Patients with rheumatic diseases have an increased risk of mortality by cardiovascular events. In fact, several rheumatic diseases such as rheumatoid arthritis, osteoarthritis, systemic lupus erythematosus, and ankylosing spondylitis are associated with a higher prevalence of cardiovascular diseases (CVDs). Although traditional cardiovascular risk factors have been involved in the pathogenesis of cardiovascular diseases in rheumatic patients, these alterations do not completely explain the enhanced cardiovascular risk in this population. Obesity and its pathologic alteration of fat mass and dysfunction, due to an altered pattern of secretion of proinflammatory adipokines, could be one of the links between cardiovascular and rheumatic diseases. Indeed, the incidence of CVDs is augmented in obese individuals with rheumatic disorders. Thus, in this paper we explore in detail the relationships among adipokines, rheumatic diseases, and cardiovascular complications by giving to the reader a holistic vision and several suggestions for future perspectives and potential clinical implications.
MicroRNAs (miRNAs) are endogenous, non-coding, single-stranded RNAs about 21 nucleotides in length. miRNAs have been shown to regulate gene expression and thus influence a wide range of physiological and pathological processes. Moreover, they are detected in a variety of sources, including tissues, serum, and other body fluids, such as saliva. The role of miRNAs is evident in various malignant and nonmalignant diseases, and there is accumulating evidence also for an important role of miRNAs in systemic rheumatic diseases. Abnormal expression of miRNAs has been reported in autoimmune diseases, mainly in systemic lupus erythematosus and rheumatoid arthritis. miRNAs can be aberrantly expressed even in the different stages of disease progression, allowing miRNAs to be important biomarkers, to help understand the pathogenesis of the disease, and to monitor disease activity and effects of treatment. Different groups have demonstrated a link between miRNA expression and disease activity, as in the case of renal flares in lupus patients. Moreover, miRNAs are emerging as potential targets for new therapeutic strategies of autoimmune disorders. Taken together, recent data demonstrate that miRNAs can influence mechanisms involved in the pathogenesis, relapse, and specific organ involvement of autoimmune diseases. The ultimate goal is the identification of a miRNA target or targets that could be manipulated through specific therapies, aiming at activation or inhibition of specific miRNAs responsible for the development of disease.
Rheumatic fever (RF) and rheumatic heart disease (RHD) continue to be a major health hazard in most developing countries as well as sporadically in developed economies. Despite reservations about the utility, echocardiographic and Doppler (E&D) studies have identified a massive burden of RHD suggesting the inadequacy of the Jones’ criteria updated by the American Heart Association in 1992. Subclinical carditis has been recognized by E&D in patients with acute RF without clinical carditis as well as by follow up of RHD patients presenting as isolated chorea or those without clinical evidence of carditis. Over the years, the medical management of RF has not changed. Paediatric and juvenile mitral stenosis (MS), upto the age of 12 and 20 yr respectively, severe enough to require operative treatement was documented. These negate the belief that patients of RHD become symptomatic ≥20 years after RF as well as the fact that congestive cardiac failure in childhood indicates active carditis and RF. Non-surgical balloon mitral valvotomy for MS has been initiated. Mitral and/or aortic valve replacement during active RF in patients not responding to medical treatment has been found to be life saving as well as confirming that congestive heart failure in acute RF is due to an acute haemodynamic overload. Pathogenesis as well as susceptibility to RF continue to be elusive. Prevention of RF morbidity depends on secondary prophylaxis which cannot reduce the burden of diseases. Primary prophylaxis is not feasible in the absence of a suitable vaccine. Attempts to design an antistreptococcal vaccine utilizing the M-protein has not succeeded in the last 40 years. Besides pathogenesis many other questions remain unanswered.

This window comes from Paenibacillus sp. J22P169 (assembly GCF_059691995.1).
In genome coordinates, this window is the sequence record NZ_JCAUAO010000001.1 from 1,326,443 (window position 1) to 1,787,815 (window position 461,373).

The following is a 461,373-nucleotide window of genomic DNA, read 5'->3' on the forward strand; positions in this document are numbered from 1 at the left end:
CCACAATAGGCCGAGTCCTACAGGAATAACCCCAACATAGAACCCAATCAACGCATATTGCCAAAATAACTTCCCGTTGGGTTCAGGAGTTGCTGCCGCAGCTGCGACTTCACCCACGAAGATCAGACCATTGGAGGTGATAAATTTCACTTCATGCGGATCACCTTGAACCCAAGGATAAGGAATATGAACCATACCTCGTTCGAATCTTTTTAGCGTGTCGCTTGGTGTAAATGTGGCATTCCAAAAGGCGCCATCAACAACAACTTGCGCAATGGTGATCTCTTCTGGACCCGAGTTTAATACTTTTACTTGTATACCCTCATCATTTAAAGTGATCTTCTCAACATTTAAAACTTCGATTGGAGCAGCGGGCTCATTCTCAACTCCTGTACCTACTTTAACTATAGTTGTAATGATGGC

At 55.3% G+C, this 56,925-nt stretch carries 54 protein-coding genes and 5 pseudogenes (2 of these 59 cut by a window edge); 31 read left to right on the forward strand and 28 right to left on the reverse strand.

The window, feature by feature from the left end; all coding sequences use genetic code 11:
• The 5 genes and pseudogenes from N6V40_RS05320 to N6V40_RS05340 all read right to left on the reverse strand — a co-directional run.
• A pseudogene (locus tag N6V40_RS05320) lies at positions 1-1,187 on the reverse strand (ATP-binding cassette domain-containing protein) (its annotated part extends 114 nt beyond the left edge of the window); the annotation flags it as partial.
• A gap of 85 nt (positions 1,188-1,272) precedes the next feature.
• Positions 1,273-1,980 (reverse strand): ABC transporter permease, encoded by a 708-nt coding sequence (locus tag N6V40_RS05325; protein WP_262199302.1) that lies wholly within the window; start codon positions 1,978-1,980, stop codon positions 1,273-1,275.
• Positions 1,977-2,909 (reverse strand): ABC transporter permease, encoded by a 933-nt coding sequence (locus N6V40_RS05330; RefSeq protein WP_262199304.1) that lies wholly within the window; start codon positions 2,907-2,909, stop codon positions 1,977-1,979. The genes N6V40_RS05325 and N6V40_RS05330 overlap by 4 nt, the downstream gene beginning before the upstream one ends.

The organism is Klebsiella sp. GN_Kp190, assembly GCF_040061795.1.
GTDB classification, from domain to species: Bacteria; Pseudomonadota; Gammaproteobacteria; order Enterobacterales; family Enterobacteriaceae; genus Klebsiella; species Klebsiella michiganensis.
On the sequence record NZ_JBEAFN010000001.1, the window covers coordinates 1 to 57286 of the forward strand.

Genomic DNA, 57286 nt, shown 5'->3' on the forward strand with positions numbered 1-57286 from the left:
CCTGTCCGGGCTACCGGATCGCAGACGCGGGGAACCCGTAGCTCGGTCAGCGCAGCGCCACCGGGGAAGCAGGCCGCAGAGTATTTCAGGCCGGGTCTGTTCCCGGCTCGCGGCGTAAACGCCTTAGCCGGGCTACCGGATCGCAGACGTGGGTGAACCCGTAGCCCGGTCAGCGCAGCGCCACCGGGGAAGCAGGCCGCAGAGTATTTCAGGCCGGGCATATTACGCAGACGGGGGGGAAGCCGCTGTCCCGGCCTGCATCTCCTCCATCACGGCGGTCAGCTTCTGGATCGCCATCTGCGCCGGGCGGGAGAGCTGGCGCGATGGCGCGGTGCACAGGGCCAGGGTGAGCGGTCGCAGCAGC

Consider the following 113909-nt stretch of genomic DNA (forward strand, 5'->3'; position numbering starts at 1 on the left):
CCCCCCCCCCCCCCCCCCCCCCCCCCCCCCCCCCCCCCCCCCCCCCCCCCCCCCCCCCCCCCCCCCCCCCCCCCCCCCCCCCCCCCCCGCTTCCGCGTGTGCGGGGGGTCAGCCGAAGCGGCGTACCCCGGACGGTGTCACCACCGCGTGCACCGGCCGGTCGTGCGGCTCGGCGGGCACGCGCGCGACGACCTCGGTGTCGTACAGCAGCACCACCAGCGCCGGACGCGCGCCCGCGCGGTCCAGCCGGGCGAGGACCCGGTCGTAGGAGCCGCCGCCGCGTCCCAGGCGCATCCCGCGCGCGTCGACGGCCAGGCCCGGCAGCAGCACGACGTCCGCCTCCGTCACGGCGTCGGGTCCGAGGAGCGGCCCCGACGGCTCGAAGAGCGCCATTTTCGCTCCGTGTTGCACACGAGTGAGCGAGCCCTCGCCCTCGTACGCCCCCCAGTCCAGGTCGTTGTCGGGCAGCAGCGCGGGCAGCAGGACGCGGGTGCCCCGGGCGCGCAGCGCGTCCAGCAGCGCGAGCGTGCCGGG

Antistreptococcal vaccine; heart disease; myocarditis; rheumatic fever; rheumatic heart disease; streptococcal infections; subclinical carditis
The pattern of rheumatic disease in Africa differs from that in Europe and the United States and these differences may provide clues to its cause or pathogenesis. In a six month prospective analysis of 141 patients (83 female) attending a rheumatic diseases clinic rheumatoid arthritis was the commonest disorder, occurring in 49 patients. Twenty seven of the 49 (55%) were seropositive, 25 (51%) had erosive disease with rheumatoid nodules (13/49, 27%), and extra-articular complications (6/49, 12%), indicating a pattern of disease unlike the early reports from Africa. Systemic lupus erythematosus found in 18/141 (13%), gout in 12 (9%), ankylosing spondylitis in six (4%), and Reiter's syndrome in five (4%), in contrast with their rarity in previous reports from Africa, were not uncommon, whereas tropical polyarthritis was seldom diagnosed. The pattern of rheumatic disease in Harare, a large city, is changing to approximate more closely the pattern seen in developed countries.